The Supreme Court on June 10 denied certiorari in the case of Moath Hamza Ahmed al-Alwi, a Yemeni who has been held as an “enemy combatant” at Guantánamo since 2002. Al-Alwi was captured in Pakistan in late 2001, and the government concluded that he had fought in Afghanistan as part of a Qaeda-commanded unit. Al-Alwi denied this unsuccessfully during his original round of habeas corpus proceedings, and in 2015 initiated a new habeas case arguing that the nature of US involvement in Afghanistan had changed such that the use of military detention is no longer justified under the 2001 Authorization for Use of Military Force (AUMF). The district court and the US Court of Appeals for the DC Circuit disagreed, and the Supreme Court has now declined to review the appellate court’s conclusion.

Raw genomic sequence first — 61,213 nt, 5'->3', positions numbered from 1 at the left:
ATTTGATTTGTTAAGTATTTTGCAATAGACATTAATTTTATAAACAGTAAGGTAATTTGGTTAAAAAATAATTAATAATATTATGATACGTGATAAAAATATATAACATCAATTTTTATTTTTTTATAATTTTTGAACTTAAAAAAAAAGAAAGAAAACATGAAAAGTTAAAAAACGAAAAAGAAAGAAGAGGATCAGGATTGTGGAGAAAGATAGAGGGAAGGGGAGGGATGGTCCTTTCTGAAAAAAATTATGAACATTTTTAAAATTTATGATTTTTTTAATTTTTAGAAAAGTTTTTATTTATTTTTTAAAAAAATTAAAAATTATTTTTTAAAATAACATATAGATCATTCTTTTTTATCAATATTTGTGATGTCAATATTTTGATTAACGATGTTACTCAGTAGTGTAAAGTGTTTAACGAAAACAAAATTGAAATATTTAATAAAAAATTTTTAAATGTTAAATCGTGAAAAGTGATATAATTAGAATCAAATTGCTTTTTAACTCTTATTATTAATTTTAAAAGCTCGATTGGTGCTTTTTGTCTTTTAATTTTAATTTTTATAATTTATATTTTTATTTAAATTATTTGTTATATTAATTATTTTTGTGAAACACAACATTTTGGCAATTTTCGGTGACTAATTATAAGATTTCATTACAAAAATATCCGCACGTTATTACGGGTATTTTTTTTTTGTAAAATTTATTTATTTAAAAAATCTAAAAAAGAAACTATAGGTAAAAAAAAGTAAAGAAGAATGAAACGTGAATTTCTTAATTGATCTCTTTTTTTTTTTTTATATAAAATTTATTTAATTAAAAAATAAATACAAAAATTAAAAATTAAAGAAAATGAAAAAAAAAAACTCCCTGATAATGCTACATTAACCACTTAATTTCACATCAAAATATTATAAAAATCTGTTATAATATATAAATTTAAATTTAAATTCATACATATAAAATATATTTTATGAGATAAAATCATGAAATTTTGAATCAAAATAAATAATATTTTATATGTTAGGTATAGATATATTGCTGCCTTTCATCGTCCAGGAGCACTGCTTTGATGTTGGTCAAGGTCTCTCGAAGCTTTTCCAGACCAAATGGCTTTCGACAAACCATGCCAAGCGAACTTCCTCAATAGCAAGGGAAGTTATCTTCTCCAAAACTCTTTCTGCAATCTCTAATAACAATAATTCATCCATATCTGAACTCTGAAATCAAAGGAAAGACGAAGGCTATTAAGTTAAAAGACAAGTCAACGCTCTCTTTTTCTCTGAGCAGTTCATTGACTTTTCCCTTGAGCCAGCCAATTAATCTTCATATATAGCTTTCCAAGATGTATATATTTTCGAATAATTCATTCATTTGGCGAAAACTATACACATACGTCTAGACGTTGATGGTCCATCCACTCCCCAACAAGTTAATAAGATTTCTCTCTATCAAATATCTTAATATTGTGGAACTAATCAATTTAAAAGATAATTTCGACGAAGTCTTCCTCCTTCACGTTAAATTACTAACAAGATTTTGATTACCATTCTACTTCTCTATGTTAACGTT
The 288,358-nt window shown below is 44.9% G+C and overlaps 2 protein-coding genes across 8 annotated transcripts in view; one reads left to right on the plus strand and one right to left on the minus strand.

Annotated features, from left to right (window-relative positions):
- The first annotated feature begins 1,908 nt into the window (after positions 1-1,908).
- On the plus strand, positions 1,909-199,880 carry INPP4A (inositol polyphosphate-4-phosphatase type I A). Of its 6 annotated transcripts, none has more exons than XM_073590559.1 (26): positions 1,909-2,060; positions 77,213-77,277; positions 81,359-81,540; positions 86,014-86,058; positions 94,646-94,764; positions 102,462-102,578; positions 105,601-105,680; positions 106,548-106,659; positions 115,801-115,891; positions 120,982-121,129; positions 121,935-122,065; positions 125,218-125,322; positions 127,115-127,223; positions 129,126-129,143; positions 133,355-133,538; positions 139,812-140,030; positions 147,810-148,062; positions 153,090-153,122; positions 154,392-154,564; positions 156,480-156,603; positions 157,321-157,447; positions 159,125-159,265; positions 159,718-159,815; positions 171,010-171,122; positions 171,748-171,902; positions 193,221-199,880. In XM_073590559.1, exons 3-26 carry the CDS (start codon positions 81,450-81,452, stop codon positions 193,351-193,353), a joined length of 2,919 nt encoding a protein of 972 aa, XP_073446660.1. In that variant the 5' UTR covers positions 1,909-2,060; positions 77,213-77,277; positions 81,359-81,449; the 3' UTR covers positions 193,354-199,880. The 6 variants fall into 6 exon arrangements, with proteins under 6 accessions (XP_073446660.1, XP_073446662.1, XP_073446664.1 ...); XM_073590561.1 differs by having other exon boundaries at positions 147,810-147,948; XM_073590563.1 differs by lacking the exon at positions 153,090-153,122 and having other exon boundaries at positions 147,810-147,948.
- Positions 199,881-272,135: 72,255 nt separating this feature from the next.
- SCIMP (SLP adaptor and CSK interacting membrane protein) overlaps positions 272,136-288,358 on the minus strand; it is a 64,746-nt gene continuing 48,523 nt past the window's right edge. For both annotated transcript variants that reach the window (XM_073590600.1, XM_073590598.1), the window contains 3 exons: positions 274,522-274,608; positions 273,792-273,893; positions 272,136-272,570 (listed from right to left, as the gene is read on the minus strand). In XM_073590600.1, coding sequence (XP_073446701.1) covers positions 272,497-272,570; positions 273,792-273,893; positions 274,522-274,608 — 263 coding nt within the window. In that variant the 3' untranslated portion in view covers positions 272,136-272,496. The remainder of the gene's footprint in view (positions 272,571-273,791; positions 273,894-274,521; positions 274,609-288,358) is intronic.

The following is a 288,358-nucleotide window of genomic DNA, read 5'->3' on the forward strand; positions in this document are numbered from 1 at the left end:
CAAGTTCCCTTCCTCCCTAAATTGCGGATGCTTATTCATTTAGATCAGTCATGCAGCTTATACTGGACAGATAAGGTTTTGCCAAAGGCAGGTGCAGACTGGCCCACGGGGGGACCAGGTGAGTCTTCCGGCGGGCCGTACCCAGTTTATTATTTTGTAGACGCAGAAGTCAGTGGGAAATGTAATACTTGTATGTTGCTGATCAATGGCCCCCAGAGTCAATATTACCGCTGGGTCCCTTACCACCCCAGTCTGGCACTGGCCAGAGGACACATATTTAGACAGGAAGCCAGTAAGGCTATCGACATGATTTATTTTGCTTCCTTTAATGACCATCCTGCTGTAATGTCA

Justice Stephen Breyer was the lone dissenter from this denial—although he couched his dissent as a “statement” accompanying the denial rather than a dissent as such. In his “statement,” Breyer questioned whether Hamdi v. Rumsfeld, the 2004 Supreme Court decision allowing indefinite detention under the AUMF, should be interpreted as standing in perpetuity: “In Hamdi v. Rumsfeld…a majority of this Court understood the AUMF to permit the President to detain certain enemy combatants for the duration of the relevant conflict… Justice [Sandra Day] O’Connor’s plurality opinion cautioned that ‘[i]f the practical circumstances’ of that conflict became ‘entirely unlike those of the conflicts that informed the development of the law of war,’ the Court’s ‘understanding’ of what the AUMF authorized ‘may unravel.’ …I would, in an appropriate case, grant certiorari to address whether, in light of the duration and other aspects of the relevant conflict, Congress has authorized and the Constitution permits continued detention.” (Lawfare)
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